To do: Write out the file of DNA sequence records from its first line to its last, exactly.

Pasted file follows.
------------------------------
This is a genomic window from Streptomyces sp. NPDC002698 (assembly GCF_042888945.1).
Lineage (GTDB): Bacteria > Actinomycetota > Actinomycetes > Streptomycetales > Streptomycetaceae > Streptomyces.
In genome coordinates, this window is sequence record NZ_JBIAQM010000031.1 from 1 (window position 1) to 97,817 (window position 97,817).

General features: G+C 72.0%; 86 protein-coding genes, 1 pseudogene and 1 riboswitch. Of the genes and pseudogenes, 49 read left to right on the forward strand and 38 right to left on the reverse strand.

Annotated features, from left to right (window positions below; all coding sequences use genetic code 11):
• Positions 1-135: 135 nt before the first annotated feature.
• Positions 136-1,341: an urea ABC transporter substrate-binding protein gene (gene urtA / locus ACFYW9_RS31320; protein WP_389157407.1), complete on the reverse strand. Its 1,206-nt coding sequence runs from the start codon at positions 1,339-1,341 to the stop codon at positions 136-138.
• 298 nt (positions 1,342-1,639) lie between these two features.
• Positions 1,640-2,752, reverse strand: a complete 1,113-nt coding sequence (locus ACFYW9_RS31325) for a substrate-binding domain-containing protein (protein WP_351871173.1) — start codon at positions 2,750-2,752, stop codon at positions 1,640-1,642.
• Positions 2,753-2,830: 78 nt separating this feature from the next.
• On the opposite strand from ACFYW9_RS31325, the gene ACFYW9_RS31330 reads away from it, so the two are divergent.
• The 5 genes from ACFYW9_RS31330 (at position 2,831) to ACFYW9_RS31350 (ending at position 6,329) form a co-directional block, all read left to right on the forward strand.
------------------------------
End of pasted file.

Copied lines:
This is a genomic window from Streptomyces sp. NPDC002698 (assembly GCF_042888945.1).
Lineage (GTDB): Bacteria > Actinomycetota > Actinomycetes > Streptomycetales > Streptomycetaceae > Streptomyces.
In genome coordinates, this window is sequence record NZ_JBIAQM010000031.1 from 1 (window position 1) to 97,817 (window position 97,817).

General features: G+C 72.0%; 86 protein-coding genes, 1 pseudogene and 1 riboswitch. Of the genes and pseudogenes, 49 read left to right on the forward strand and 38 right to left on the reverse strand.

Annotated features, from left to right (window positions below; all coding sequences use genetic code 11):
• Positions 1-135: 135 nt before the first annotated feature.
• Positions 136-1,341: an urea ABC transporter substrate-binding protein gene (gene urtA / locus ACFYW9_RS31320; protein WP_389157407.1), complete on the reverse strand. Its 1,206-nt coding sequence runs from the start codon at positions 1,339-1,341 to the stop codon at positions 136-138.
• 298 nt (positions 1,342-1,639) lie between these two features.
• Positions 1,640-2,752, reverse strand: a complete 1,113-nt coding sequence (locus ACFYW9_RS31325) for a substrate-binding domain-containing protein (protein WP_351871173.1) — start codon at positions 2,750-2,752, stop codon at positions 1,640-1,642.
• Positions 2,753-2,830: 78 nt separating this feature from the next.
• On the opposite strand from ACFYW9_RS31325, the gene ACFYW9_RS31330 reads away from it, so the two are divergent.
• The 5 genes from ACFYW9_RS31330 (at position 2,831) to ACFYW9_RS31350 (ending at position 6,329) form a co-directional block, all read left to right on the forward strand.